De-Lovely is an original musical portrait of American composer Cole Porter, filled with his unforgettable songs. In the film, Porter is looking back on his life as if it was one of his spectacular stage shows, with the people and events of his life becoming the actors and action onstage. Through elaborate production numbers and popular hits like "Anything Goes," "It's De-Lovely," and "Night and Day," Porter's elegant, excessive past comes to light - including his deeply complicated relationship with his wife and muse, Linda Lee Porter. Written by
Many scenes in the film are actually one continuous shot. The scene where Cole is visiting the gentleman's club during the song "Love For Sale" is a good example. The scene is supposed to be representing three different times where Cole was in the club. Most of the dancers are costume personnel who would perform costume changes on other actors and themselves and then walk back into the shot. Even the singer changes hair pieces and earrings in this shot. See more »
The scene depicting the song "So In Love" on the opening night of "Kiss Me, Kate" depicts the song as a duet between the two leads during the show's Shakespearean play-within-a-play. In "Kiss Me, Kate," "So In Love" is not a duet. Both of the leads do sing solo versions of the song at a different point in the show, however neither takes place in the play-within-a-play. See more »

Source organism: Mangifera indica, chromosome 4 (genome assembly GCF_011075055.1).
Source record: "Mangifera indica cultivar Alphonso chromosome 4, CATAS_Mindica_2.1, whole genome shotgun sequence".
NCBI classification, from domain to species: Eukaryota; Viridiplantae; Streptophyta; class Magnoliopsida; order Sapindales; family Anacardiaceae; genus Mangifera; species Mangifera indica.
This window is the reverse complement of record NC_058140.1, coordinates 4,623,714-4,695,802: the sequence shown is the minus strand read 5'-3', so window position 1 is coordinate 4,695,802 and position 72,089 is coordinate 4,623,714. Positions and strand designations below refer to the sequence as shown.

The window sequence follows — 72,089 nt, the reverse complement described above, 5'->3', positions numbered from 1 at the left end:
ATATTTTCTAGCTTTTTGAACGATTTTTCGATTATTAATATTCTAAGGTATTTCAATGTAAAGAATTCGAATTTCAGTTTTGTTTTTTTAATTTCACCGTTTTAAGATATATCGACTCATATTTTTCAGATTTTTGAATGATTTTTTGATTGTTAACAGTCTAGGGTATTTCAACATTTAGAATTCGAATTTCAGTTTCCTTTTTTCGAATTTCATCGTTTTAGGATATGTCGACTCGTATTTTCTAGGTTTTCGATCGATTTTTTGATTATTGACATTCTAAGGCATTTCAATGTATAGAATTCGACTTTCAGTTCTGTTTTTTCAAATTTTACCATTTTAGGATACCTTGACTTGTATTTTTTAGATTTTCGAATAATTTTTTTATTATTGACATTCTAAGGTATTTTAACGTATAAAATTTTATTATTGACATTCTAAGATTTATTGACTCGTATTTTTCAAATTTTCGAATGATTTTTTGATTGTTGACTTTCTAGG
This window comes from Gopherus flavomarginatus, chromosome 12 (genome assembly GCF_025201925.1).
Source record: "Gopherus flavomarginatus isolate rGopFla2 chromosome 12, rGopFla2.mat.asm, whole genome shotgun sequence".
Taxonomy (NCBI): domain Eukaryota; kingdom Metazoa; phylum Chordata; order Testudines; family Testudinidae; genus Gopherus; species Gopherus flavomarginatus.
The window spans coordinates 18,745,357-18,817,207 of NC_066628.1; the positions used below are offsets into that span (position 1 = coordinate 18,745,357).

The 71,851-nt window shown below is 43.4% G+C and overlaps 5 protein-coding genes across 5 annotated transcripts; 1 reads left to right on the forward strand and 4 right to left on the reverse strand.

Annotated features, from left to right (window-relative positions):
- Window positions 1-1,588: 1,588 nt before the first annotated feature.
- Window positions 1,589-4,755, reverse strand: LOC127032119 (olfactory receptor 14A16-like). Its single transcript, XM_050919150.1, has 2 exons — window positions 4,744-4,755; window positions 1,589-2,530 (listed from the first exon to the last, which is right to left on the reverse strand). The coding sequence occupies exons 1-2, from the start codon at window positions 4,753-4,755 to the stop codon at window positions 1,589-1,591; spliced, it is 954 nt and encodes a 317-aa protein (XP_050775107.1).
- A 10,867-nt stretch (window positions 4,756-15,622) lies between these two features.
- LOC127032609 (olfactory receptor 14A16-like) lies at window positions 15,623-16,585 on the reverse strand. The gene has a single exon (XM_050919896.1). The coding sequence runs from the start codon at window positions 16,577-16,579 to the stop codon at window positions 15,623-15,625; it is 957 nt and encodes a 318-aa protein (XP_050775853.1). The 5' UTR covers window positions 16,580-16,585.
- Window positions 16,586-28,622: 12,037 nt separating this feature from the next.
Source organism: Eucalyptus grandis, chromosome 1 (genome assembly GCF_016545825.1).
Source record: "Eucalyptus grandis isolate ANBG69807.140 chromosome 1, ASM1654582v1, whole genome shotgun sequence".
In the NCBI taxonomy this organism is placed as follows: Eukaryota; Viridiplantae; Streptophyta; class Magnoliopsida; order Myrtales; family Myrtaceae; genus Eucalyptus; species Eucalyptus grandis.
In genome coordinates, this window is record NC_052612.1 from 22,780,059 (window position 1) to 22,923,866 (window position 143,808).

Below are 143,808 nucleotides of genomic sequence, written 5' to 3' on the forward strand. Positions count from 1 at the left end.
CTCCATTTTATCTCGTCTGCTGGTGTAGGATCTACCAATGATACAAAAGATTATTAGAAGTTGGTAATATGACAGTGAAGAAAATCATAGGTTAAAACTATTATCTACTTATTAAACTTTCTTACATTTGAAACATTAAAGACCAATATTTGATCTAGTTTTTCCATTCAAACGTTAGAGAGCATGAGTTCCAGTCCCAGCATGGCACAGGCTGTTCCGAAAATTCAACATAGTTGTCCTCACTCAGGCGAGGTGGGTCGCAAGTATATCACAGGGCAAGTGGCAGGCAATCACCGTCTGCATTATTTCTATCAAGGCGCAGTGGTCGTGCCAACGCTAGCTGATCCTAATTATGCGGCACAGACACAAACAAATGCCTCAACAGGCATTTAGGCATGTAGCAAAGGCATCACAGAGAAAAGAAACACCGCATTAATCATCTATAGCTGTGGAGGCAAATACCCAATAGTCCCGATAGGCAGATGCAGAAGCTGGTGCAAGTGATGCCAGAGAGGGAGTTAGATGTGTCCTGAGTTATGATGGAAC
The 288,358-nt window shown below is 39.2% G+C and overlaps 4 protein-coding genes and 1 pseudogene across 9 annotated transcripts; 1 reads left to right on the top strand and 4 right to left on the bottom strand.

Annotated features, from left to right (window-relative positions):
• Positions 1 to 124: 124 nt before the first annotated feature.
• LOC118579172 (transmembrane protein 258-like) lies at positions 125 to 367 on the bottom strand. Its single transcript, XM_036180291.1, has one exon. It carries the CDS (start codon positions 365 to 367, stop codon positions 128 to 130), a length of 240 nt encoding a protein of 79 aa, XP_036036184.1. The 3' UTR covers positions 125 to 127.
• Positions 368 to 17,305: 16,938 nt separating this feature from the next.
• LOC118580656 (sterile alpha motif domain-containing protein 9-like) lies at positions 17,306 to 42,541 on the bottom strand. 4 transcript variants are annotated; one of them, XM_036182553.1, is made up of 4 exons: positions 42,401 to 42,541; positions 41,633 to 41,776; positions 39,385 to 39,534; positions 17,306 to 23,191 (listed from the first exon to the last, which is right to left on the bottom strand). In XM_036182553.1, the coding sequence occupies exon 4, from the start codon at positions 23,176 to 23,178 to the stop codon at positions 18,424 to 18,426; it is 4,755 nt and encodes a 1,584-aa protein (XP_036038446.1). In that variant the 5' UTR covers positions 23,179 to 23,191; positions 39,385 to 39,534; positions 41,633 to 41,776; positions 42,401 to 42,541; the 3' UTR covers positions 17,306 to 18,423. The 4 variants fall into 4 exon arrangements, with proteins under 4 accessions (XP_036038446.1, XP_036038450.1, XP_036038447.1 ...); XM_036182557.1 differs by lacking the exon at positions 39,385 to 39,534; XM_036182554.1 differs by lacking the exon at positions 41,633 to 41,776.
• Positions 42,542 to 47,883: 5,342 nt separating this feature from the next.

Maybe it was recent events in my personal life, maybe I'm a sucker for a great song, but the final section of the film saw me fighting back the tears and left me speechless. This film may not be historically accurate, some of the vocal performances may have done the songs less than justice, but this was a great, great movie. The performances of Kline and Judd were magnificent. The use of Porter's songs was astonishing. The sets and costumes sublime. However, it was the way that the director swept you along and hurled you into the final sequence with Porter saying goodbye to Linda and going to meet his maker that will linger in my mind forever. With the possible exception of Moulin Rouge, the only musical film of the last 40 years that could live up to those of the classic era.
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